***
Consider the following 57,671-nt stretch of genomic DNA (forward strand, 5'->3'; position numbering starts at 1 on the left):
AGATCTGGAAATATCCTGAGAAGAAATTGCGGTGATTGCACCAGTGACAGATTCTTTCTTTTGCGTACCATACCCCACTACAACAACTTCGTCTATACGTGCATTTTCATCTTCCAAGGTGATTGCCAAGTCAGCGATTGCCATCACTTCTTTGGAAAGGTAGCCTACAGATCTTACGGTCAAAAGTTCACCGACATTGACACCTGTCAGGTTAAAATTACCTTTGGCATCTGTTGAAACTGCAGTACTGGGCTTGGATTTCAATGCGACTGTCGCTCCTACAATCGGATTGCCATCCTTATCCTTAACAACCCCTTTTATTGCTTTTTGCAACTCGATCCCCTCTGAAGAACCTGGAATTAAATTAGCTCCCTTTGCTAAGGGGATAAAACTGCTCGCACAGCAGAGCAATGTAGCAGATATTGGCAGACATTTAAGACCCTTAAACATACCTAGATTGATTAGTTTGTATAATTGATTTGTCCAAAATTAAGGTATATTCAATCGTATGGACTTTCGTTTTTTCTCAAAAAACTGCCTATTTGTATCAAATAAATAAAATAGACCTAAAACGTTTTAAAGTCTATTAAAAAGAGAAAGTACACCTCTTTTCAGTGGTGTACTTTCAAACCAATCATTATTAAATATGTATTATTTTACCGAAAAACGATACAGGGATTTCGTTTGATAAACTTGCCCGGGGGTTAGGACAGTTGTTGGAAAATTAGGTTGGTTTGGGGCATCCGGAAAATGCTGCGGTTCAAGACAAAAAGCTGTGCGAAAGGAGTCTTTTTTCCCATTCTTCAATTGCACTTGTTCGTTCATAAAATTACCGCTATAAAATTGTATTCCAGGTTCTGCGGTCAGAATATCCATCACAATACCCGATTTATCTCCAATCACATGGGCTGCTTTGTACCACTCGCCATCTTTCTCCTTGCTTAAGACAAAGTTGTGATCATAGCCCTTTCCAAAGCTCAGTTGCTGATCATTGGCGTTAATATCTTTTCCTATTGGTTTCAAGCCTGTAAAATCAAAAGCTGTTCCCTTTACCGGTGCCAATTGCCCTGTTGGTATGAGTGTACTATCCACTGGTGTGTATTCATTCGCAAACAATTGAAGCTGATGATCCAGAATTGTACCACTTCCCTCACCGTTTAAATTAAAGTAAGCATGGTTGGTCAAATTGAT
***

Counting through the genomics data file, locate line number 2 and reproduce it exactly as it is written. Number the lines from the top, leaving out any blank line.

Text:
AGATCTGGAAATATCCTGAGAAGAAATTGCGGTGATTGCACCAGTGACAGATTCTTTCTTTTGCGTACCATACCCCACTACAACAACTTCGTCTATACGTGCATTTTCATCTTCCAAGGTGATTGCCAAGTCAGCGATTGCCATCACTTCTTTGGAAAGGTAGCCTACAGATCTTACGGTCAAAAGTTCACCGACATTGACACCTGTCAGGTTAAAATTACCTTTGGCATCTGTTGAAACTGCAGTACTGGGCTTGGATTTCAATGCGACTGTCGCTCCTACAATCGGATTGCCATCCTTATCCTTAACAACCCCTTTTATTGCTTTTTGCAACTCGATCCCCTCTGAAGAACCTGGAATTAAATTAGCTCCCTTTGCTAAGGGGATAAAACTGCTCGCACAGCAGAGCAATGTAGCAGATATTGGCAGACATTTAAGACCCTTAAACATACCTAGATTGATTAGTTTGTATAATTGATTTGTCCAAAATTAAGGTATATTCAATCGTATGGACTTTCGTTTTTTCTCAAAAAACTGCCTATTTGTATCAAATAAATAAAATAGACCTAAAACGTTTTAAAGTCTATTAAAAAGAGAAAGTACACCTCTTTTCAGTGGTGTACTTTCAAACCAATCATTATTAAATATGTATTATTTTACCGAAAAACGATACAGGGATTTCGTTTGATAAACTTGCCCGGGGGTTAGGACAGTTGTTGGAAAATTAGGTTGGTTTGGGGCATCCGGAAAATGCTGCGGTTCAAGACAAAAAGCTGTGCGAAAGGAGTCTTTTTTCCCATTCTTCAATTGCACTTGTTCGTTCATAAAATTACCGCTATAAAATTGTATTCCAGGTTCTGCGGTCAGAATATCCATCACAATACCCGATTTATCTCCAATCACATGGGCTGCTTTGTACCACTCGCCATCTTTCTCCTTGCTTAAGACAAAGTTGTGATCATAGCCCTTTCCAAAGCTCAGTTGCTGATCATTGGCGTTAATATCTTTTCCTATTGGTTTCAAGCCTGTAAAATCAAAAGCTGTTCCCTTTACCGGTGCCAATTGCCCTGTTGGTATGAGTGTACTATCCACTGGTGTGTATTCATTCGCAAACAATTGAAGCTGATGATCCAGAATTGTACCACTTCCCTCACCGTTTAAATTAAAGTAAGCATGGTTGGTCAAATTGAT